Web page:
Highlights from Algorithms to Live By: The Computer Science of Human Decisions (Christian, Brian)

The highlights bellow are just a short list of the total I collected. This post will be updated over time with more highlights.

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finding an apartment belongs to a class of mathematical problems known as “optimal stopping” problems. The 37% rule defines a simple series of steps—what computer scientists call an “algorithm”—for solving these problems. And as it turns out, apartment hunting is just one of the ways that optimal stopping rears its head in daily life. Committing to or forgoing a succession of options is a structure that appears in life again and again, in slightly different incarnations. How many times to circle the block before pulling into a parking space? How far to push your luck with a risky business venture before cashing out? How long to hold out for a better offer on that house or car?

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They don’t need a therapist; they need an algorithm. The therapist tells them to find the right, comfortable balance between impulsivity and overthinking. The algorithm tells them the balance is thirty-seven percent.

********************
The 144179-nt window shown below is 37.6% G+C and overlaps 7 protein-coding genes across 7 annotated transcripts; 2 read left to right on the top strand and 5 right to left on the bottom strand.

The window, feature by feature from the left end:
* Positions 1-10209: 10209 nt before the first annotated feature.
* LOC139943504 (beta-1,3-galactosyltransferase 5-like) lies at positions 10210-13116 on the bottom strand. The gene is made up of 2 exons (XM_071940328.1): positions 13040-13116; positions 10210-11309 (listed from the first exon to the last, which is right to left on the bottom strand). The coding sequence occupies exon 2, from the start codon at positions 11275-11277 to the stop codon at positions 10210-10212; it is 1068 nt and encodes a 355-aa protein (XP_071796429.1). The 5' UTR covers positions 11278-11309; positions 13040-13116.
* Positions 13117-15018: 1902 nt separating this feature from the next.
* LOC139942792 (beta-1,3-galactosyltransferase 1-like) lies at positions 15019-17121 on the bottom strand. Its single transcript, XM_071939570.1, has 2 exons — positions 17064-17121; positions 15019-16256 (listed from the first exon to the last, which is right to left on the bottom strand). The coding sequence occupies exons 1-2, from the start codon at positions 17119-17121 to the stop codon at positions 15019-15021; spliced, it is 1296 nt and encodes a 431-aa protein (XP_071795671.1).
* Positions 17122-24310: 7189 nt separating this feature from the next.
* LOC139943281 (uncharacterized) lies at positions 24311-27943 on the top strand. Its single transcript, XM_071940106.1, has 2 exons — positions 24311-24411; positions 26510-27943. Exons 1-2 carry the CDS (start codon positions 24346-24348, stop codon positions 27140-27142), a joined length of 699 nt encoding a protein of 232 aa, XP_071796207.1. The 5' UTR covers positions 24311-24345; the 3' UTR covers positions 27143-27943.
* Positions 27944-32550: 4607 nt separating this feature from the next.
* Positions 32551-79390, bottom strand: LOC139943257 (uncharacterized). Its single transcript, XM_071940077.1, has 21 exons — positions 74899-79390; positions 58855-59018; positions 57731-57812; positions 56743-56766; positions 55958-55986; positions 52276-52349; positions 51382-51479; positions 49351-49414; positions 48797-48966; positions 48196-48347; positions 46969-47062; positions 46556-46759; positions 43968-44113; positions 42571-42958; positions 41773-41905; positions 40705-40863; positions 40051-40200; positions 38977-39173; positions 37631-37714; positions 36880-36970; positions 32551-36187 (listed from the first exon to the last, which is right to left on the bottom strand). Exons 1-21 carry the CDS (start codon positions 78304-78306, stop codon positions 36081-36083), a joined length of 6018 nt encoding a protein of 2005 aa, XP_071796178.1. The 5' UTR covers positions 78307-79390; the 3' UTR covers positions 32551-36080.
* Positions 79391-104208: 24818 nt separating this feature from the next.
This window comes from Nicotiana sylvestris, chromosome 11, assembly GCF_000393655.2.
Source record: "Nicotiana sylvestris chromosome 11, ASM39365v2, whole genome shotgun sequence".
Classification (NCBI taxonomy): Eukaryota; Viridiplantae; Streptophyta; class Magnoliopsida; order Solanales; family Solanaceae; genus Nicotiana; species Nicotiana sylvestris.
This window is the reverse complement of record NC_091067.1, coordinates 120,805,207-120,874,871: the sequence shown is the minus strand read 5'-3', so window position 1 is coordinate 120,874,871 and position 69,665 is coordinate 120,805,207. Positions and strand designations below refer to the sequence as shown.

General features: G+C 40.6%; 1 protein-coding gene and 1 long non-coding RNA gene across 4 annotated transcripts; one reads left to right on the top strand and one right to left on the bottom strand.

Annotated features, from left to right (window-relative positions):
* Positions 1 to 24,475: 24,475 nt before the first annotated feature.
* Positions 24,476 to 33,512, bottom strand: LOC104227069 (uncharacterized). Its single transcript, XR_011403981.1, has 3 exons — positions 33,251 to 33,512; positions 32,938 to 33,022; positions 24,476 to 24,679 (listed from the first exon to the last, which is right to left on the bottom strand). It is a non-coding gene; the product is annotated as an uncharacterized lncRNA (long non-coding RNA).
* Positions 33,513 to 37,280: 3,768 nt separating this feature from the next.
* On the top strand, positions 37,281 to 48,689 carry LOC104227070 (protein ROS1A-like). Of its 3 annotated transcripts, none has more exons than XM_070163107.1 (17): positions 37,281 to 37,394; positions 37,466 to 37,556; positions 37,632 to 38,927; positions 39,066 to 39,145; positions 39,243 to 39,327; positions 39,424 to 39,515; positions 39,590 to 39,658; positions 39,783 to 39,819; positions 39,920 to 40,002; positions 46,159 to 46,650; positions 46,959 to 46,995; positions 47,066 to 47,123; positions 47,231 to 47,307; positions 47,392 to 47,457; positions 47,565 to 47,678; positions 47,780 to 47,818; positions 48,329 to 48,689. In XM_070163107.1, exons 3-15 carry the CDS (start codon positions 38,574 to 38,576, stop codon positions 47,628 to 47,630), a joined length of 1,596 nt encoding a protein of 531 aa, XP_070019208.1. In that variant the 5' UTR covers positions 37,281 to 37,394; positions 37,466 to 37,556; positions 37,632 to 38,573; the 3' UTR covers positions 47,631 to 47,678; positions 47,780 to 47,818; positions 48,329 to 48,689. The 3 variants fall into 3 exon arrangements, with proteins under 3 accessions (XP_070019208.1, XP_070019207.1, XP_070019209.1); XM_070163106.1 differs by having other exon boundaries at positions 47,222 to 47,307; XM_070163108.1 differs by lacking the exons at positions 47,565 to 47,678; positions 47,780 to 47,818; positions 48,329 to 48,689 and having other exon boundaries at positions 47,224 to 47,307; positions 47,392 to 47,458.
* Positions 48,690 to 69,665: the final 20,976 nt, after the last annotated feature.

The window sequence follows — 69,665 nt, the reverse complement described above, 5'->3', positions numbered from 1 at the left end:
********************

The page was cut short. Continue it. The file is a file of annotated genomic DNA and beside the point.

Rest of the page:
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Optimal stopping tells us when to look and when to leap. The explore/exploit tradeoff tells us how to find the balance between trying new things and enjoying our favorites. Sorting theory tells us how (and whether) to arrange our offices. Caching theory tells us how to fill our closets. Scheduling theory tells us how to fill our time.

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exploration is gathering information, and exploitation is using the information you have to get a known good result.

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When balancing favorite experiences and new ones, nothing matters as much as the interval over which we plan to enjoy them. “I’m more likely to try a new restaurant when I move to a city than when I’m leaving it,”

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sobering property of trying new things is that the value of exploration, of finding a new favorite, can only go down over time, as the remaining opportunities to savor it dwindle. Discovering an enchanting café on your last night in town doesn’t give you the opportunity to return.

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The flip side is that the value of exploitation can only go up over time. The loveliest café that you know about today is, by definition, at least as lovely as the loveliest café you knew about last month. (And if you’ve found another favorite since then, it might just be more so.) So explore when you will have time to use the resulting knowledge, exploit when you’re ready to cash in. The interval makes the strategy.